The incidence of cerebral infarction amongst patients <45 years ranges from 3.4 to 11.3 per 100,000. Aetiology of cerebral infarction is more heterogeneous amongst young patients than amongst older patients including frequent dissection of neck vessels. Because of longer expected survival, prognosis is of special importance amongst younger patients. Average annual long-term mortality rate after the first year of cerebral infarction ranges from 0.6% to 1.8% and is about 10 times higher than amongst matched controls. Long-term mortality is associated with cardiac embolism and atherosclerosis, whilst dissection of neck vessels is associated with low long-term mortality. Average annual long-term recurrence rate of cerebral infarction ranges from 0.3% to 1.7% after the first year. Recurrence of cerebral infarction and other vascular events is highly associated with traditional risk factors including smoking, diabetes mellitus and symptomatic atherosclerosis. Dissection of neck vessel is associated with low long-term mortality rate and low recurrence rate of cerebral infarction. Tailoring secondary preventive treatment according to aetiology and risk factors suggests better prognosis.
". Primary prevention is likely to be the principal strategy to fight stroke in the young. In addition to conventional stroke risk factors, young patients have special risk factors inherent to genetic and environmental elements, such as cardiac abnormalities, thrombophylic states, migraine, the use of oral contraceptives and illicit drugs that should be identified and adequately controlled . The high proportion of subarachnoid and intracerebral hemorrages in patients under 45 years reported by some studies, makes mandatory tailored preventive strategies, mainly focused on early detection and treatment of hypertension and possibly including neuroimaging studies for the screening of aneurysms and arteriovenous malformations in subjects at risk. "
[Show abstract][Hide abstract] ABSTRACT: Introduction. Stroke in the young may have a dramatic impact on the quality of life in survivors. This study was aimed to evaluate incidence of first-ever stroke in the young by means of a systematic review.
Materials and Methods. All papers on incidence of stroke in the young published after 1980, were identified by electronic search of Medline and manual search of reference lists. Only studies recruiting subjects under 44 years of age and with a lower age limit not higher than 20 years were included. Incidence rates were standardized to the 2000 European population according to the direct method. Poisson regression analysis was used to compare studies.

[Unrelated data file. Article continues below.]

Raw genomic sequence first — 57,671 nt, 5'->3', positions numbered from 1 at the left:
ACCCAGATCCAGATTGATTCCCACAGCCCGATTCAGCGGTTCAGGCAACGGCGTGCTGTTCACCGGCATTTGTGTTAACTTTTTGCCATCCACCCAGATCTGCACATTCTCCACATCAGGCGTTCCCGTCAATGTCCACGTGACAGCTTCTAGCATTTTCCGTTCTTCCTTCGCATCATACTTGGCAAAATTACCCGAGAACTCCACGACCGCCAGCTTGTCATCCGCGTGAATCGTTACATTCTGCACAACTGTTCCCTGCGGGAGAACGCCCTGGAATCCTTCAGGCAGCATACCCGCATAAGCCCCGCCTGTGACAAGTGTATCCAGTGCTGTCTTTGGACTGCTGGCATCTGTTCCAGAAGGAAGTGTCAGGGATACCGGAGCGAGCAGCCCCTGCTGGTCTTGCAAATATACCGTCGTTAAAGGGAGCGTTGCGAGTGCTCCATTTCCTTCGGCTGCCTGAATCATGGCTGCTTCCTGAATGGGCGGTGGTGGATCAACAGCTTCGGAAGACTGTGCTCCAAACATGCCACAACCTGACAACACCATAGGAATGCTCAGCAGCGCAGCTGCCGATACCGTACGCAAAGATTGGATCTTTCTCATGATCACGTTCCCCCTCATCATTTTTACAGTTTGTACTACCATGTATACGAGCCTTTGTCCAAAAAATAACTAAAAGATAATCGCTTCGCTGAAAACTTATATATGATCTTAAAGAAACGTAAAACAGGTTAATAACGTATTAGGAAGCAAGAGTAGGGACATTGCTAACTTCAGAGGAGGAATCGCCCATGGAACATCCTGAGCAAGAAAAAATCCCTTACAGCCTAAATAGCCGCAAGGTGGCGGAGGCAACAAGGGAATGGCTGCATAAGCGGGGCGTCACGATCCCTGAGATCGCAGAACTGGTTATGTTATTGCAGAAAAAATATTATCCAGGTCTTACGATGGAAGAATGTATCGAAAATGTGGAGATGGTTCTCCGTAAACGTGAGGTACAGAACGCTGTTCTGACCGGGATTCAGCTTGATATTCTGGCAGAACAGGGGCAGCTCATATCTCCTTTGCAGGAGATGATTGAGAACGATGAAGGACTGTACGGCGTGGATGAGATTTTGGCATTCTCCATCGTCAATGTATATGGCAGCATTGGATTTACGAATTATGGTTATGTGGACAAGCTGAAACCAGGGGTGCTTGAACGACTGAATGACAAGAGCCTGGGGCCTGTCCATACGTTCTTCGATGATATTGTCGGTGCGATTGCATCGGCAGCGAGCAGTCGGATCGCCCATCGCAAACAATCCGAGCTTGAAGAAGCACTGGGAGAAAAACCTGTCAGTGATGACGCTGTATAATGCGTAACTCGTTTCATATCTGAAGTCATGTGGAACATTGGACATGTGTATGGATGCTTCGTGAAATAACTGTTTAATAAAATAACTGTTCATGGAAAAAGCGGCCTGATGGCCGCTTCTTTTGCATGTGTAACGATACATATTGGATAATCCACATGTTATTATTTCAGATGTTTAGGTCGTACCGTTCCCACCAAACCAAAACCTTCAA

Results. 29 studies including 3548 participants were identified. Incidence rates, after excluding a few outliers, ranged between 8.63 and 19.12 for crude rates and between 8.70 and 21.02 for standardized rates. Heterogeneity among studies was statistically significant but improved after excluding 4 studies. Few studies reported the proportions of stroke subtypes.
Conclusions. Stroke in subjects under 45 years of age is not such a rare disease and requires specific preventive programs.
Stroke Research and Treatment 12/2010; 2011:535672. DOI:10.4061/2011/535672
[Show abstract][Hide abstract] ABSTRACT: The objective of this study is to evaluate characteristics and mortality related to long-term post-stroke pain (PSP). All surviving stroke patients admitted to the Stroke Unit, Haukeland University Hospital, between February 2006 and July 2009 received a postal questionnaire including the fatigue severity scale (FSS), the hospital anxiety and depression scale (HADSD), the Barthel index (BI), and questions regarding location of pain and pain severity at least 6 months after onset of stroke. Survival among patients returning the questionnaire was determined by November 2009. Stroke severity was defined by the modified Rankin score (mRS), 7 days after stroke onset. About 30% of the 408 patients had moderate to severe PSP. On logistic regression, PSP was associated with females (odds ratio (OR) = 2.1, p = 0.002), lower age (OR = 0.98, p = 0.04), fatigue (OR = 3.1, p < 0.001), sleep disturbances (OR = 3.3, p < 0.001), and mRS 3-5 (OR = 1.9, p = 0.03). Among patients with pareses (persistent or transient), there was no difference between paretic and non-paretic side as to frequency of limb pain on follow-up (p = 0.91). By November 2009, 26 patients had died. Cox regression analysis showed that mortality was associated with PSP (hazard ratio (HR) = 2.4, p = 0.040), high age (HR = 1.07, p = 0.001), males (HR = 2.5, p = 0.04), and low BI (HR = 0.97, p < 0.001). In conclusion, our study indicates a multifactorial basis for post-stroke pain. The main new findings were that the frequencies of pain were similar in paretic and non-paretic limbs and that long-term mortality was associated with post-stroke pain.
Journal of Neurology 03/2010; 257(9):1446-52. DOI:10.1007/s00415-010-5539-y · 3.38 Impact Factor
J M Cucalon Arenal, C Buisac Ramón, A Marin Ibáñez, S Castan Ruiz, M G Blay Cortes, J I Barrasa Villar
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